Telework Security Concerns Linger

Carl Weinschenk

This SonicWall survey says that while managers are growing more comfortable with remote workers, three areas of concern remain. Managers worry about how productive the workers will be while outside the office; how their absence will impact team building; and, of course, how their data will be secured.

 

The survey -- which was conducted by InsightExpress -- perhaps is a bit too broad, since it covers anyone working outside the office. The concerns about itinerant business travelers are different than sedentary home workers. Thus, it may have been better to narrow the survey or perhaps conduct two. The company addresses this issue by assessing managers' favorite and most frowned-upon places from where they would like to see folks work. For the record, 22 percent think workers not in the office are best off at home, while fewer than 2 percent want to see business done from the beach, a pool or a stadium.

 

The survey points to shortcomings in preparedness. For instance, only 23 percent of off-site workers have anti-virus software on their machines, only 16 percent have SSL VPNs and only 14 percent have IPSec VPNs. A startling 9 percent of those charged with security don't know what measures are in place for their remote staffs. The survey offered comparable anemic statistics for the related area of disaster preparedness.

 

Two recent posts offer suggestions on telecommuter security that, to some degree, mirror each other. One, at MX Logic, suggests use of access control settings that allow only company-authorized PCs onto the network; implementation of "defense in depth"; disabling of PC ports that allow external storage devices; and turning off of wireless devices when PCs are wired into the network. The writer notes that user education is vital.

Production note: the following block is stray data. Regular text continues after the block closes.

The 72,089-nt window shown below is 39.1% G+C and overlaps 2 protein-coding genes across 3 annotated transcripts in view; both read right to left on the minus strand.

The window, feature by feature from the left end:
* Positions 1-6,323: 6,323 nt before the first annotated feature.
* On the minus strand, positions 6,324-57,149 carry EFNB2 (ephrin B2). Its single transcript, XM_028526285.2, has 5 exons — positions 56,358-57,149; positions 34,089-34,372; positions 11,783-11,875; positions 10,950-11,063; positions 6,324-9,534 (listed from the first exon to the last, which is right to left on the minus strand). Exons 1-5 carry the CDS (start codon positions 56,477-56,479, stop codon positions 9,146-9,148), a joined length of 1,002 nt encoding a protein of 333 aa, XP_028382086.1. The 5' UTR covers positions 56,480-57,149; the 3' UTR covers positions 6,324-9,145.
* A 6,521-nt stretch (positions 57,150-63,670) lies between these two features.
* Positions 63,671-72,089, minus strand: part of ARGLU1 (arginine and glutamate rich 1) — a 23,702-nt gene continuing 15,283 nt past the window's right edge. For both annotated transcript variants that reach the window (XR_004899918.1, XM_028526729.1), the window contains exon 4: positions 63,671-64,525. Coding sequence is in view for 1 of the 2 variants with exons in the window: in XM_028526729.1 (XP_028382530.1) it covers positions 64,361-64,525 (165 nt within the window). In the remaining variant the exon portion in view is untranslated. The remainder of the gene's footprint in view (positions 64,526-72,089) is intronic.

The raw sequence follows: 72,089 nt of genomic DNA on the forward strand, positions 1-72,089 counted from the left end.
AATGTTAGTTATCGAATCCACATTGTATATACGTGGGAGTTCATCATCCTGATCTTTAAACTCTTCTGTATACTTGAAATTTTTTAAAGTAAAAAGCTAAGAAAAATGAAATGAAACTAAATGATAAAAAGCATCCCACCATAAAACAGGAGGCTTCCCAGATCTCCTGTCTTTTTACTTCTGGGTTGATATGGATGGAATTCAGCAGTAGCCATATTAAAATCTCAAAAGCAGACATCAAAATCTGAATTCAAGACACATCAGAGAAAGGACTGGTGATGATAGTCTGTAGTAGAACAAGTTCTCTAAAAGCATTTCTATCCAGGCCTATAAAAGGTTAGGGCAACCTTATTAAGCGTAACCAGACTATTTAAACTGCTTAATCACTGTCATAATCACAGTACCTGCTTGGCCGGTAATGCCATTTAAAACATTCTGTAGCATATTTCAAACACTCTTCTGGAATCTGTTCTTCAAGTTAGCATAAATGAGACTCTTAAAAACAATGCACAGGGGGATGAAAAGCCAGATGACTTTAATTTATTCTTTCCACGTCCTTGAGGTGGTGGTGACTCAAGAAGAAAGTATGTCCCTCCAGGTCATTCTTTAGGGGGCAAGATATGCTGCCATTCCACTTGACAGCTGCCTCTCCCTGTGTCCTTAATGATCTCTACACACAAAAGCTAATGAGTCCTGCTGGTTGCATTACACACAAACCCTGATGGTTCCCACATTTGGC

Other ideas are offered by AndyIT Guy. He says remote workers should only have user-level access, that they should be required to run a wide array of security software (including anti virus, host-based intrusion protections and others), and that the path to the network should go through network access control (NAC) gear. The blogger offers a handful of other suggestions, including turning off autorun for CD/DVD drives and disabling Bluetooth.


 

His final idea is perhaps the best: Enough security should be in place to protect the IT person when the user finds a way to cause a problem.

 

For those who want to tie telecommuting security to a truly depressing topic, read this piece at bMighty. Flu disables and kills a certain amount of people annually; the story points out that we are due for a catastrophic pandemic that will greatly raise those figures. In such an atmosphere, it is logical that folks will want to stay home. The writer posses a number of questions, most of which are applicable to all telecommuting scenarios. The question is whether IT is ready for a scenario in which the number of telecommuters mushrooms in a short amount of time.

 

The view from within the government is mixed. A survey of 35 of the 117 federal chief information security officers reveal concern about telework security. More than half, FCW reports, say that securing data on mobile devices is their top priority. They are worrried that teleworkers lack the right training and technology -- especially those who work at home informally (in the evening and weekends, for instance) and therefore aren't put through their agency's telework.

 

Most apparently think it is a human problem: More than 80 percent responded that the technology their agency has in place is sufficient to meet the government's guidelines. Seventy-four percent said all employees should get mobile data security training -- even if they do not telework.



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